Prenuptial or premarital agreements are made before a couple marries, and are used to spell out in writing a variety of issues such as separate and community property designations, division of property upon divorce, premarital debts or obligations, etc. There are issues that are expressly prohibited within a prenuptial agreement such as those affecting existing or future children. Prenuptial agreements are common in situations when one or more of the partners has children from a previous relationship, owns a business, or has a substantially higher level of income or debts than the other, among other things.
Divorce Helpline can work with you and your future partner to draft a customized prenuptial agreement that meets legal requirements and addresses both of your concerns. Creating a prenuptial agreement does not have to be an adversarial process. On the contrary, we can help provide you with the information and framework to come to a common understanding and agreement.
Post Nuptial Agreements
Postnuptial agreements are less common that prenuptial agreements, but some couples find that they can help them deal with divisive issues in a marriage or registered partnership and strengthen the relationship. At other times, they address something that has occurred in the course of the marriage impacting assets, debts, property and things of this nature. They can also help clarify concerns about asset division or spousal support upon divorce, legal separation or death of a spouse. They differ from prenuptial agreements in that the fiduciary duty of two spouses or registered partners is viewed differently under the law once a couple is legally joined and disclosure requirements are more stringent.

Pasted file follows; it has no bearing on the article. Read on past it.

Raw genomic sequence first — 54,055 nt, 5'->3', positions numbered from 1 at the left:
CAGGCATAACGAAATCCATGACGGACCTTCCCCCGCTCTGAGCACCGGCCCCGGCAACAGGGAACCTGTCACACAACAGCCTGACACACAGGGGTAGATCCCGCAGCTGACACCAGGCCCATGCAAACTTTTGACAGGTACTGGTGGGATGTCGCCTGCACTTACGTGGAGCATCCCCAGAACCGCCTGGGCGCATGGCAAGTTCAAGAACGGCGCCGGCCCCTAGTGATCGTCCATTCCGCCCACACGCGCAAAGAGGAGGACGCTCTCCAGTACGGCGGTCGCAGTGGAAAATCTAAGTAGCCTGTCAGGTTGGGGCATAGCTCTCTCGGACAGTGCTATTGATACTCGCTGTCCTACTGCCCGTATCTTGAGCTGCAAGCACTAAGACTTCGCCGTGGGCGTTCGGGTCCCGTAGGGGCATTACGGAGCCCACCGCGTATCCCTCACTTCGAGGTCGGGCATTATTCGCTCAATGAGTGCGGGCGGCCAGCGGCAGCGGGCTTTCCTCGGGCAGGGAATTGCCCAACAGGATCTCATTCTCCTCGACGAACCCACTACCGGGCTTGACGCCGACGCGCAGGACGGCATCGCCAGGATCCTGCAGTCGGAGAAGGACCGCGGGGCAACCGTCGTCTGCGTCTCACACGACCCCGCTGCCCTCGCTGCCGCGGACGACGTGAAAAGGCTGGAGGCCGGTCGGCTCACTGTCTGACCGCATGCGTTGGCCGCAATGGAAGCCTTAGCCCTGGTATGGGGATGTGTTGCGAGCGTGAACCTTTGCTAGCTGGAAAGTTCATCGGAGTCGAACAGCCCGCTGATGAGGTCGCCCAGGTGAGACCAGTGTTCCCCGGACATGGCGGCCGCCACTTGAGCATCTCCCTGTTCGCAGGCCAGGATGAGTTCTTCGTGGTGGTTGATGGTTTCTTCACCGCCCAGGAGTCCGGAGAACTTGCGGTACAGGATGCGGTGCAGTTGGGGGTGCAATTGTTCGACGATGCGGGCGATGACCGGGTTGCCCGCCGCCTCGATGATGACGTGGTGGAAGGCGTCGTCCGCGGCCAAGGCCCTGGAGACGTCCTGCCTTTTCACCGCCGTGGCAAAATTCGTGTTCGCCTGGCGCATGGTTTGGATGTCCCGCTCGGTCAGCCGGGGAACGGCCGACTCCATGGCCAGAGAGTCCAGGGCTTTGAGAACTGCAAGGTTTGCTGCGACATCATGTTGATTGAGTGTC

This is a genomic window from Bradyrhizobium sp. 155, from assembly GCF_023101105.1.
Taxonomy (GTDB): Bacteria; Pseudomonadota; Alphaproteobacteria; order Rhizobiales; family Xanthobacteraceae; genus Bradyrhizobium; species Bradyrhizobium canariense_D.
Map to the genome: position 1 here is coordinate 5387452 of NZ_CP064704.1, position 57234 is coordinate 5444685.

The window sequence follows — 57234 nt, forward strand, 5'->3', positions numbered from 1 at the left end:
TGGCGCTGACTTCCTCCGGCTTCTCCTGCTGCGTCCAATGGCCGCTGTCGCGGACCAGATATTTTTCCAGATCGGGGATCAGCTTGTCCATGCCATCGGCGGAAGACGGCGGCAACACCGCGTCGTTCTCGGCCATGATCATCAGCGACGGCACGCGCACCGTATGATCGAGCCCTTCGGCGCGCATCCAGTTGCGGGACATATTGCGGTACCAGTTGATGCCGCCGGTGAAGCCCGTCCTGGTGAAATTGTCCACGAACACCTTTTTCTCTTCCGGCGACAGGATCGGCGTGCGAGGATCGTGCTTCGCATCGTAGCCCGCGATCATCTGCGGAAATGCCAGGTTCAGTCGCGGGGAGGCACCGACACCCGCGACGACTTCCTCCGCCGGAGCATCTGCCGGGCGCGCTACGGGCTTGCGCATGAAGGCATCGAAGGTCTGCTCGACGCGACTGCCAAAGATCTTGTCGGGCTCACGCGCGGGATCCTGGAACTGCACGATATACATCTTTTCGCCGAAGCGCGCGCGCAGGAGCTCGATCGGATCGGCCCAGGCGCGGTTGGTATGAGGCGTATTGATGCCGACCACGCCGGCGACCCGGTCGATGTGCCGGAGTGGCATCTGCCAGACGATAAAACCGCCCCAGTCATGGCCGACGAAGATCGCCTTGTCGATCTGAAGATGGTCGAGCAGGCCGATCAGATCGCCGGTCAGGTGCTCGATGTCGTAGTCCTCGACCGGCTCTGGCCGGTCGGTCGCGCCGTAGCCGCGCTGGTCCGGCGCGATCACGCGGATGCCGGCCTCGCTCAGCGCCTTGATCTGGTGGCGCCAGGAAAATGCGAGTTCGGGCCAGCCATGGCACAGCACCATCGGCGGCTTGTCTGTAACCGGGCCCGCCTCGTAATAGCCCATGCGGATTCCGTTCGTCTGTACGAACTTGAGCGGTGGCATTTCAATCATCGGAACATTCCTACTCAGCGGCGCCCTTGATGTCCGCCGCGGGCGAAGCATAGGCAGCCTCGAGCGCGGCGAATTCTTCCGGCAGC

We have worked with couples to create postnuptial agreements that address a range of issues, including property ownership, business interests and retirement accounts. Our experienced attorneys can work with couples wishing to draft a postnuptial agreement, making sure that all of the technical aspects of the law governing these types of contracts are properly addressed. Using the same philosophy and approach we take with mediation, we can help couples successfully navigate the path to a postnuptial agreement without undue stress or divisiveness.
Many couples, including same-sex couples, who choose to live together but not get married or legally joined find it beneficial to have a Cohabitation Agreement. This agreement spells out particulars related to joint and separate property, assets and debts during the relationship, and how these issues, along with support, will be handled should the couple separate. These Cohabitation Agreements are sometimes called Marvin Agreements after the landmark California Supreme Court decision in Marvin v. Marvin.
Divorce Helpline has worked with a number of couples to draft Cohabitation Agreements in a supportive environment that acknowledges and respects the rights and concerns of each partner. In many instances, these are individuals whose business or creative endeavors involve intellectual property or creative works whose value may change dramatically over time. Our intention is to create a legally-binding written agreement that can help clarify potentially divisive issues before they arise and give couples control of the outcome of their relationship as it pertains to property and assets, should they separate. Much like a prenuptial agreement, a Cohabitation Agreement can give partners some peace of mind and confidence that their intentions have been clearly outlined and agreed to.